At this point, I feel as if I have the technical and artistic questions behind A. CYBORG sorted.
There are various other technical things I’d like to do, but these were the big open questions. At this point, I really need to nail down the design of the game. It’s wobbled around a bit — originally it was a much more wordy tale of our doughty heroine confronting both her loopy, troublesome creator Dr. Grand-Mal and a suspiciously nonspecific alien invasion, then I sort of pared it down to a virtually story-free After Burner clone since it felt like creating all those story sequences would get in the way of playing a game that’s maybe ten or twenty minutes long at the absolute most, then I got all like “meh, I dunno” which is where I stand now.
I would like to do something with a bit of character and dialog, especially since that’s the kind of game I like the most and Neon Galaxy had none of that. Deep down though this is just a very simple arcade game and I don’t know if that’s plausible without totally overwhelming the game itself.
There are some interesting things I could do with the engine. The obstacle system could be used to make a hand-designed stage for the player to dodge through or pretty much any kind of crazy obstacle course a la Sega’s Galaxy Force. And there’s nothing keeping enemies in the air, either — a trivial “flight plan” could place installations on the ground, and setting up multi-part boss enemies wouldn’t be all that tough either. I can picture a 3-D Super Scaler take on 1943, say, attacking aircraft and then descending to the surface to take on warships with lots of gun turrets and whatnot.
And then of course there’s crossing these with the concept of a world map and multiple environments, which the whole engine is based around. There could be a branching tree of stages like Outrun, or it could be linear and more story-focused, or even have a map of stages that you could freely move around.
Too many choices! Like I said, I dunno. Before I do any more work with this concept I’m going to have to really sit back and nail one down.
New smoke trail particle behavior in A. CYBORG. I think I’ll keep it.
I’ve checked in the new enemy management code and am pretty happy with it. I can come up with arbitrary enemy movements, spawn them whenever I want, and even have them fire missiles when ordered to by the flight plan. The old code managing enemies in waves and trying to spawn different types is gone and good riddance to it.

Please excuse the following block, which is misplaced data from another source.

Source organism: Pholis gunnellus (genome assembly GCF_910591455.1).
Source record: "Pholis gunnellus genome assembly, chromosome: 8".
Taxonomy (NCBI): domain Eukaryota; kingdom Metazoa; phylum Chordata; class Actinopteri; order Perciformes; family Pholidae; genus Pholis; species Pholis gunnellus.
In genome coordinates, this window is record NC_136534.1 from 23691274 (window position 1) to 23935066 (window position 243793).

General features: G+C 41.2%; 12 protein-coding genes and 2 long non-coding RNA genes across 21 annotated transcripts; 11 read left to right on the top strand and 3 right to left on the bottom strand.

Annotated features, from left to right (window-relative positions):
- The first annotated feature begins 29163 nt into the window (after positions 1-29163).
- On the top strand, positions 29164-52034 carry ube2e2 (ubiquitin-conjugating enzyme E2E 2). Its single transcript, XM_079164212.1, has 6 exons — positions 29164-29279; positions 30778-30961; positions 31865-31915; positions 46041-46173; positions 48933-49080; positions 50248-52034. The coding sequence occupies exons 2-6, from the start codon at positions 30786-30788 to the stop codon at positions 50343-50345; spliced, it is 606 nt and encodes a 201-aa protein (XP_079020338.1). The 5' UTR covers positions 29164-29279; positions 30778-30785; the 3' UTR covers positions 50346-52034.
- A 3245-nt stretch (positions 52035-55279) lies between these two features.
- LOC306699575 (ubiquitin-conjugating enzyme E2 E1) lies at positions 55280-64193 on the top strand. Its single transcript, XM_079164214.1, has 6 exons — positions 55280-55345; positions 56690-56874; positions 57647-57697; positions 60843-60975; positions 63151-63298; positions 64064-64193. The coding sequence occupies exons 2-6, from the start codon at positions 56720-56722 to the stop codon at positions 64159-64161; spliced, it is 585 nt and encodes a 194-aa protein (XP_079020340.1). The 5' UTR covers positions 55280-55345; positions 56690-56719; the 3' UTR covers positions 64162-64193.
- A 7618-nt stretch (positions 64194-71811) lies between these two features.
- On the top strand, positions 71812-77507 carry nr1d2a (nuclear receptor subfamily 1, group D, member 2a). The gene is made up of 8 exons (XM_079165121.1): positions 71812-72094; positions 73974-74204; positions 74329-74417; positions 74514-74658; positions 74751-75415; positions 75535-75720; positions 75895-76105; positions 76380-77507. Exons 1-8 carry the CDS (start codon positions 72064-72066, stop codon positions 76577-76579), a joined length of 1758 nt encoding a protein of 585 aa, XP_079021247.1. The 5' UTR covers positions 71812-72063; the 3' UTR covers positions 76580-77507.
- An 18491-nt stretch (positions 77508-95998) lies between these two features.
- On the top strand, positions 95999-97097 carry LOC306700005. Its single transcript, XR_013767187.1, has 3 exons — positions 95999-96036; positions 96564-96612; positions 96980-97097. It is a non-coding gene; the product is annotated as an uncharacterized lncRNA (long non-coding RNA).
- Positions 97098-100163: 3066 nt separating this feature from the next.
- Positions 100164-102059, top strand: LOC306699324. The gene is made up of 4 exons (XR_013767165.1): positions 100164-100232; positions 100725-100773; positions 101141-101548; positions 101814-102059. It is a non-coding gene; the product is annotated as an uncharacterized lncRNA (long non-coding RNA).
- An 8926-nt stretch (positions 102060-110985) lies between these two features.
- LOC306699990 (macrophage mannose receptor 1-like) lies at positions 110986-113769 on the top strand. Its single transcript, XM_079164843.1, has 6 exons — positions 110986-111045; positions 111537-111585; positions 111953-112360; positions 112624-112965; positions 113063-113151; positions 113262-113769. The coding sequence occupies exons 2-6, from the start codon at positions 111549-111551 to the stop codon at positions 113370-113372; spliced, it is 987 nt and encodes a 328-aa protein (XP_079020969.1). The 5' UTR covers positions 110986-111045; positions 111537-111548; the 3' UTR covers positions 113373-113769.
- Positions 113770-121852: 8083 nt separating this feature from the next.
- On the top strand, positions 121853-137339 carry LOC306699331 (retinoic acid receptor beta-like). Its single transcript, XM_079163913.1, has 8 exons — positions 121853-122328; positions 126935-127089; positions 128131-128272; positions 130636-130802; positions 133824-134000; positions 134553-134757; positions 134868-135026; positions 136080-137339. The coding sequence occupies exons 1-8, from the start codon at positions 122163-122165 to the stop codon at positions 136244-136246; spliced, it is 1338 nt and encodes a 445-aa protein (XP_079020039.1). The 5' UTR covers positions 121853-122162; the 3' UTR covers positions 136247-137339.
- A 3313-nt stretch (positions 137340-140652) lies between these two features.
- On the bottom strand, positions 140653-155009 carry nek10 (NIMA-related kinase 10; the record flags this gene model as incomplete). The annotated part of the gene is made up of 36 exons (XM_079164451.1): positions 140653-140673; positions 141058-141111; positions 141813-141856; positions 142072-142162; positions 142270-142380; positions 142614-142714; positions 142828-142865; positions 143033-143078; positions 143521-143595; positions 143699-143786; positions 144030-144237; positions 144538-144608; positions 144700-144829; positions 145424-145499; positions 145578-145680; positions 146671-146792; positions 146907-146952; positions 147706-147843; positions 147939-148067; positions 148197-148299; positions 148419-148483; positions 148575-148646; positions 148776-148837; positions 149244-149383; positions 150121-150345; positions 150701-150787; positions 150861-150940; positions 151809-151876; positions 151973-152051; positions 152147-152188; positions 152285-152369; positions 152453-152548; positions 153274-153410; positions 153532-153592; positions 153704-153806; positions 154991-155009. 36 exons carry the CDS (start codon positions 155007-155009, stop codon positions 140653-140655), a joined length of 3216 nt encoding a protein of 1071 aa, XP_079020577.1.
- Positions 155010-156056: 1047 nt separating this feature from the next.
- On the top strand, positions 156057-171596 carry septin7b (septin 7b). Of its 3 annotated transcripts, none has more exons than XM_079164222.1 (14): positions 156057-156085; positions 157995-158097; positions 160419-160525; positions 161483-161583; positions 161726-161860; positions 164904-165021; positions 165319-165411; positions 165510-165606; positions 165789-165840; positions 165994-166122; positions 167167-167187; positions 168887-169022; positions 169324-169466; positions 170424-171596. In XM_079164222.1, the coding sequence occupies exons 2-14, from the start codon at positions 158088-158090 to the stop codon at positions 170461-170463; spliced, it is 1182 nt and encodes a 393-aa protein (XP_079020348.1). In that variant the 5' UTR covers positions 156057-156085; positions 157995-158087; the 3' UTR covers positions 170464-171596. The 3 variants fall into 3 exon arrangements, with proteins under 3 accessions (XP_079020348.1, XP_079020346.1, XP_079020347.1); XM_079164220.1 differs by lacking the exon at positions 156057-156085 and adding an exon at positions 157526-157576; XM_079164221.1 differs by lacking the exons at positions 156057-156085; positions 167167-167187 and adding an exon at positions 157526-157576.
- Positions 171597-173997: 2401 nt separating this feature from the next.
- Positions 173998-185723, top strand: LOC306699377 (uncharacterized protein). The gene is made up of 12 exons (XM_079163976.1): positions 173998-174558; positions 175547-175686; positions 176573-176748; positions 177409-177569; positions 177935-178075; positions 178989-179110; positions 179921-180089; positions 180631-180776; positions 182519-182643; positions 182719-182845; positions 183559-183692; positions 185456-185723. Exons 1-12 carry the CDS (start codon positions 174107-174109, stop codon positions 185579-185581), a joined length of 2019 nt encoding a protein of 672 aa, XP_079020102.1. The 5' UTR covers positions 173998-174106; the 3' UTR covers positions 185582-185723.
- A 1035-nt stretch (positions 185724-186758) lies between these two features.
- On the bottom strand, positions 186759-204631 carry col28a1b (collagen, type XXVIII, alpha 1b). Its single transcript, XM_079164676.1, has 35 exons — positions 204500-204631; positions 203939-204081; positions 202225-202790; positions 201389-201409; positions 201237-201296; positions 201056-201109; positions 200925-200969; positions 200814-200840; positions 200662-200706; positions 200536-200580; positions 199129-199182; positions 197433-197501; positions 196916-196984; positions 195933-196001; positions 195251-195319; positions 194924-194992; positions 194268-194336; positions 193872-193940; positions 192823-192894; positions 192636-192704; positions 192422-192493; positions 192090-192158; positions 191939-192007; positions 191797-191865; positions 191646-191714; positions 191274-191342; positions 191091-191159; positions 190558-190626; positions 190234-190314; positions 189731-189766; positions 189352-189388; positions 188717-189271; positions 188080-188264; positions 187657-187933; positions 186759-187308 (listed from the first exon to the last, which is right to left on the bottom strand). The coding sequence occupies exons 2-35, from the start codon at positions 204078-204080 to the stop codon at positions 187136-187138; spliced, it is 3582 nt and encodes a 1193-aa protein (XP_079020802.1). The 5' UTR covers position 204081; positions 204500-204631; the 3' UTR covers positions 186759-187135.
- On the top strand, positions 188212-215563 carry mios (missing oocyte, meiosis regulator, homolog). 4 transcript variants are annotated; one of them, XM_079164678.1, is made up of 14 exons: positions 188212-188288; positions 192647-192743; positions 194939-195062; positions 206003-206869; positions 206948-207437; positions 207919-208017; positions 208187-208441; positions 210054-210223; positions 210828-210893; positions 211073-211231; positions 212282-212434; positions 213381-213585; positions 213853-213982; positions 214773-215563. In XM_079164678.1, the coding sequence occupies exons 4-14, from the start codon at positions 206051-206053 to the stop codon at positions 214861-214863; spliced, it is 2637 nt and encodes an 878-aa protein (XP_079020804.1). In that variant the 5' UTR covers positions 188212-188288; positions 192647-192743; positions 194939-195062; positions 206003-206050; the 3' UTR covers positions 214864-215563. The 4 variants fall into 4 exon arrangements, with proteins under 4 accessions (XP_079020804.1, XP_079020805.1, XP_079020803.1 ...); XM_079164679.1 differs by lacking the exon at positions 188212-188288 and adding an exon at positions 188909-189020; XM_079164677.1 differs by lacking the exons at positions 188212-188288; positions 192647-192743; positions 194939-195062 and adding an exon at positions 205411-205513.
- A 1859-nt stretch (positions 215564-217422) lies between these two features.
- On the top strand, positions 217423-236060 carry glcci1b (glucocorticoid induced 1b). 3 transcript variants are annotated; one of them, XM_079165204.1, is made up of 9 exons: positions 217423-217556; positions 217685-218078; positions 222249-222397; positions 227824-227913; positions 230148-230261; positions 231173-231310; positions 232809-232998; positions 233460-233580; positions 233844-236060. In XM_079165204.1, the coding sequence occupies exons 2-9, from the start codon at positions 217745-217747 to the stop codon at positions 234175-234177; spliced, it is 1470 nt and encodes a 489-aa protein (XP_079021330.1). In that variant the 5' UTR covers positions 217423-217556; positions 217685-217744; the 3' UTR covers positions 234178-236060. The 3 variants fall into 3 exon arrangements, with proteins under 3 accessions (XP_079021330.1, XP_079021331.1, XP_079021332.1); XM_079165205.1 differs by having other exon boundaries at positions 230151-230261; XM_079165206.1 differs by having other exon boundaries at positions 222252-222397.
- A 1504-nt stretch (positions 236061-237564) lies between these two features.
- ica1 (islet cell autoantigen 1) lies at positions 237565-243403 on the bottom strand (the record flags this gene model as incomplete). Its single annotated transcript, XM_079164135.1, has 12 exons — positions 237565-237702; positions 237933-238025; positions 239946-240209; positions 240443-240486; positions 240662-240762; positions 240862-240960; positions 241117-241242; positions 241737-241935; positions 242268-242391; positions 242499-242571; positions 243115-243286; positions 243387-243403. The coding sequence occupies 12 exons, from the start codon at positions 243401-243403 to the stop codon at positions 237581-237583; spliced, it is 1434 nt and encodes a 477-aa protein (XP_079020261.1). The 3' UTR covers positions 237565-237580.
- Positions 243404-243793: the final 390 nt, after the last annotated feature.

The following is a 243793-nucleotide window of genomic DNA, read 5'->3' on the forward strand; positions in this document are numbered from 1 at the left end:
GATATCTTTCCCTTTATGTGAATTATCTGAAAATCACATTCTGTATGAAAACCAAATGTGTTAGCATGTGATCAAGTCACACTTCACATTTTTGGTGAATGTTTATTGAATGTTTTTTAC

It might actually be worth breaking Pixen out again now to draw some better enemies and fix up the kinda hideous cloud sprite I use everywhere.
Tch, not gonna have anything flashy worth posting for Screenshot Saturday this week. I’m finally buckling down and sorting out enemy behavior in A. CYBORG, and pretty much throwing out all the stuff I’d implemented up until now with “wave” objects that controlled spawning, a variety of C++ classes defining different behaviors, and so forth. Instead I’m following something like this plan:
I have to decide what’ll govern enemies’ decision to fire at the player, but it’s quite possible that can just go in the cFlightPlan as well. Again, there’s nothing sophisticated about these guys; they just need a simple scripted motion and that’s it. There are going to be a few genuinely sophisticated enemies — bosses, if nothing else — but those guys are going to have unique, hand-crafted behavior so I’m okay with giving them unique, hand-crafted code as well.
I kind of wish that Screenshot Saturday was Screenshot Sunday, since I usually don’t have anything that isn’t totally programmer art hackage by the end of Saturday. But anyway, I’ve implemented a fairly robust obstacle system in A. CYBORG. These will be used for bonus stages, not dissimilar to how it works in After Burner, although as per the world map I posted a while back you’ll only traverse one obstacle stage (out of four possible) in any single playthrough.
Oh, and, uh… I finally got around to updating the game window’s title bar. Yeah.
That should do for now.
Did a decent amount of work on A. CYBORG this weekend. A lot of it was getting enemy missiles functioning at all (remind me to write a post on that; short form, every “realistic” motion style looked horrible, and only the total cheating one worked out) and making smoke trails and the player missile dynamics less awful. A particularly interesting thing, though, was finally trying to nail down a new look for the heroine’s sprites. My goals, as I mentioned about a zillion years ago, are that a) her pose needs to be less stiff and more dynamic, and b) her design needs to be less noisy and easier to read. So here’s what I did:
While it still needs tweaking, I think this is going in the right direction.